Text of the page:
New Zealand has more ethnicities than there are countries in the world, the 2013 census has revealed.

In total, 213 ethnic groups were identified in the census, whereas there are 196 countries recognised by Statistics New Zealand.

The five largest ethnic groups in New Zealand are New Zealand European, Maori, Chinese, Samoan, and Indian, and ethnic diversity has been increasing.

Some of the biggest increases since the 2006 census has come from groups within the broader Asian category, spearheaded by the Chinese, Indian, and Filipino ethnic groups.


New Zealand, and Auckland in particular, were now classified as "super diverse", said Massey University humanities and social sciences research director Professor Paul Spoonley.

"That has two aspects. One is the size of the non-majority populations - the fact that we've got 23 per cent of Auckland is Asian - they're a very significant non-majority population. The other aspect is the number of immigrant and ethnic communities."

During the seven-year period between censuses, the Chinese population increased by 16 per cent to 171,000 people, the number of Indians increased by 48 per cent to 155,000 and Filipinos more than doubled to 40,000.

Many Filipinos had been coming to help with the Christchurch rebuild, while many others had emigrated to Christchurch to work on dairy farms, Mr Spoonley said.

"We tend to assume it's city growth in the migrant populations in the cities and that's true, but there's also some regions which are gaining from migration."

The variety of immigrant community groups arriving in New Zealand was staggering, Mr Spoonley said.

"There's a lot of small ethnic communities beginning to appear.

"The refugee policy contributes to that in-part, but the more important reason is that we will accept skilled people from wherever in the world they come.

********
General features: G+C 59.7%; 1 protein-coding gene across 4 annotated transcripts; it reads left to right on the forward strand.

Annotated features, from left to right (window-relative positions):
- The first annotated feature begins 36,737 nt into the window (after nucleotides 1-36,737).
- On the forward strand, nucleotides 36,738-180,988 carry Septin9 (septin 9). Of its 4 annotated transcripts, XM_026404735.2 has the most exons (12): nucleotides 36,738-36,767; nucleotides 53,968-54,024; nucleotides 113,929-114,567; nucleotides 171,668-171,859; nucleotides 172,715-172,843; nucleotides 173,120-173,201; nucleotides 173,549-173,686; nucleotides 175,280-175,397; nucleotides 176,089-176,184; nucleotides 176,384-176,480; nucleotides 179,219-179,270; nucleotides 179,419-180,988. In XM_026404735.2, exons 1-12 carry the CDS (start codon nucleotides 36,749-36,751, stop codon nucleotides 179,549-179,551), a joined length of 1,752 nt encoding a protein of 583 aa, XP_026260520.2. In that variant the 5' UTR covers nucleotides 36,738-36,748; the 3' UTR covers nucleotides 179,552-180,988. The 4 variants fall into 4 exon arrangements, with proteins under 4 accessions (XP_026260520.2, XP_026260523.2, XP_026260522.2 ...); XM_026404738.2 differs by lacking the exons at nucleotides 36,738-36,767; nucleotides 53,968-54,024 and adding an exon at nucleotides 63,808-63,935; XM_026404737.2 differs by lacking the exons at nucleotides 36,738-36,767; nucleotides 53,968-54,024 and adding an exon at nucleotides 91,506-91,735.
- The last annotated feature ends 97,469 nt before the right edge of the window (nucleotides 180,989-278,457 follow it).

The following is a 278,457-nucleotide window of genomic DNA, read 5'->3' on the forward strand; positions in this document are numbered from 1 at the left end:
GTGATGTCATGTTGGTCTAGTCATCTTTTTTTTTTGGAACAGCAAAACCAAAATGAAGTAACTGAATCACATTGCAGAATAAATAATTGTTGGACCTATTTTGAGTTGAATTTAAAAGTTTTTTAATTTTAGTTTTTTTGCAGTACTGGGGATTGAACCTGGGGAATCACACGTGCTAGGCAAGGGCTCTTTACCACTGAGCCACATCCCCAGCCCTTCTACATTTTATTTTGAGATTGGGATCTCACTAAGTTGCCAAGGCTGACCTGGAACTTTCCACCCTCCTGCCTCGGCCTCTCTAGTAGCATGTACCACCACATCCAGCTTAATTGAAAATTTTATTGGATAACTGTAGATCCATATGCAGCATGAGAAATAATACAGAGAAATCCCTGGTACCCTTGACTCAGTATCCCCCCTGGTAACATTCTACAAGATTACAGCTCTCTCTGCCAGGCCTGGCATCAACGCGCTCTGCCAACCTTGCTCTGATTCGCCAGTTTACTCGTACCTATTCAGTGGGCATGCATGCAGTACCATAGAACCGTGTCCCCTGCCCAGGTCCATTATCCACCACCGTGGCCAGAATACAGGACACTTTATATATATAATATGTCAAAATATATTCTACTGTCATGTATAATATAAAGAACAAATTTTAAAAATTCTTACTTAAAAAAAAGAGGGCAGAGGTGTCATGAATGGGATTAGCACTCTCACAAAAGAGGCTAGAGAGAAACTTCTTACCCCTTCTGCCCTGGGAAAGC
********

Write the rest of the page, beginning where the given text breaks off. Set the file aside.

"The diversity of students is also an important contributor to the diversity of the population because many of them apply to stay on permanently."

The standout attraction of New Zealand to migrants was the quality of life, Mr Spoonley said.

2013 Census general manager Sarah Minson said it was interesting to note there were more ethnicities in New Zealand than there were countries in the world.

"What that tells us is that New Zealand is a diverse place and getting more so all the time."

Our smallest ethnic groups include Greenlander, Sardinian, and Latin American Creole.

Other minority groups included Orkney Islander (6), Shetland Islander (24), Corsican (3), Falkland Islander (30), Gypsy (90), Chamorro (12) and Inuit (36).

More than 65,000 people identified their ethnicity simply as 'New Zealander', while 81 refused to answer and 222 said they didn't know.

Increases in the largest Pacific ethnic groups were Samoan (up 10 per cent to 144,000 people), Cook Island Maori (up 7 per cent to 62,000) and Tongan (up almost 20 per cent to 60,000).

New Zealand's census usually resident population grew 5 per cent to 4.24 million between 2006 and 2013.